[WATCH] Companies servicing the government now able to offset tax bill against money owed

It is hoped that the new offsetting procedure will allow the government and the private sector to have more liquidity

Addressing a press conference launching the new procedure, Scicluna noted that the new system was something that has been requested of the government for a long time
Addressing a press conference launching the new procedure, Scicluna noted that the new system was something that has been requested of the government for a long time

Companies that offer services to the government will be able to offset payment to one government department against money owed to it by another under a new offsetting scheme announced by the Finance Minister Edward Scicluna this morning.

Addressing a press conference launching the new procedure, Scicluna noted that the new system was something that has been requested of the government for a long time, and one which was promised by the previous administration.

“I say this not only to show how this is a government that delivers but also to acknowledge that it wasn’t something easy to implement,” Scicluna said.

The minister explained that the scheme was the culmination of a long period of discussion between various government departments and other stakeholders.

The agreement, he said, required a considerable amount of “goodwill” on the part of all concerned parties.

Under the new scheme, companies who are owed money by the government for services rendered will be able to use this balance to offset payments, such as VAT or income tax payments owed to the government.

The scheme will only apply to payments greater than €10,000, and it is hoped that it will improve both the government and private sector’s liquidity.

“We’re talking about liquidity which is essentially the oil that moves the machine and which is important for both government and businesses,” Scicluna said.

Like any other entity, the government needed to pay expenses such as salaries, while companies needed liquidity to continue their operations.

“It’s like oxygen for a diver, without it companies can’t continue working,” he said.

Scicluna said that while companies sometimes had an interest in delaying payments like their tax bill, this was not the case for the government.

He explained that there was a difference between cash basis and accrual accounting and that as such if a government procured a service in one year, it is still added to the books, even if payment is affected the following year.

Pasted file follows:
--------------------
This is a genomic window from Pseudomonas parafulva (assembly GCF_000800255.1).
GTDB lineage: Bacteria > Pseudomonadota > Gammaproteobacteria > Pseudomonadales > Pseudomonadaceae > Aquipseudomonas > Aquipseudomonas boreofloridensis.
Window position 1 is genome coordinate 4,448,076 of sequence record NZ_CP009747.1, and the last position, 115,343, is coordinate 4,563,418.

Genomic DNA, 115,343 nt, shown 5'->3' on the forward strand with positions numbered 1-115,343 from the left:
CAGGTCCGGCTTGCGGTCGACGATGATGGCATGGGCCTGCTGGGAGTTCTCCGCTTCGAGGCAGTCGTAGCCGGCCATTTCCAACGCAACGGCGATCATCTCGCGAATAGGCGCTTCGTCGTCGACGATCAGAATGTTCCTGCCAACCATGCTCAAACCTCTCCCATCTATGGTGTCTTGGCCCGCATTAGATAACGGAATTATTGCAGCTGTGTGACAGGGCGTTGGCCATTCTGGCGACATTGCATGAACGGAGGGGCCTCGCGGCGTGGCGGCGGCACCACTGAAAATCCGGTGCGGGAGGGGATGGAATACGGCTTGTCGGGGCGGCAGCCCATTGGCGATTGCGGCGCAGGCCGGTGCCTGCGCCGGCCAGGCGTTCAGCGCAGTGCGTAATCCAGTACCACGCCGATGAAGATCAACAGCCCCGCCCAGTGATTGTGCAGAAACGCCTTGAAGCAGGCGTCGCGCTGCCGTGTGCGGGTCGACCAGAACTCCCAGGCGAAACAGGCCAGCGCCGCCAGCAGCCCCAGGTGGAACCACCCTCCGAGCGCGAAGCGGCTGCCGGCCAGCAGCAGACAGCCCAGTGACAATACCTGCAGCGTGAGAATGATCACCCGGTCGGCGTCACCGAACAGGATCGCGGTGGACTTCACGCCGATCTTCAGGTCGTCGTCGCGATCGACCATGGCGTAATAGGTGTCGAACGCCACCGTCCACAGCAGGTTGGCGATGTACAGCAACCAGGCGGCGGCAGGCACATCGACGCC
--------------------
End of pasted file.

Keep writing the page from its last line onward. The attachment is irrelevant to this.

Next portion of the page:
The minister pointed out that determining what was owed in tax was often a complicated matter, especially in instances where a company has fallen behind and started to accumulate interests and fines.

On the other hand, he said there were instances were payments owed to a company were delayed because of disputes about the quality of the service rendered or because they might have been pending.

Scicluna acknowledged that there would certainly be mistakes and “teething problems” in the initial period, but did say he was convinced that a workable solution had finally been found.

The measure, which was announced in the last budget after having been included in the Labour Party’s electoral manifesto, will come into force this Friday.

Mark Borg from the budget office, explained that the scheme would be available to companies on a voluntary basis, and will be open to companies, partnerships and those who are self-employed.

Any payments owed to the government will be able to be offset under the scheme.

As of Friday, Borg said, an application will be available on the Finance Ministry website.

For an application to be accepted, the government creditor and debtor must be the same legal person, meaning that personal tax bills can’t be offset against payments owed to a company the same person owns.

Applications will be first be vetted with a process of reconciliation carried out before an agreement between the two parties is entered into.

There will also be a cut off date after an agreement is reached and after which no payments can be affected between the two parties.

Each government department will have an appointed person who will evaluate and process applications.

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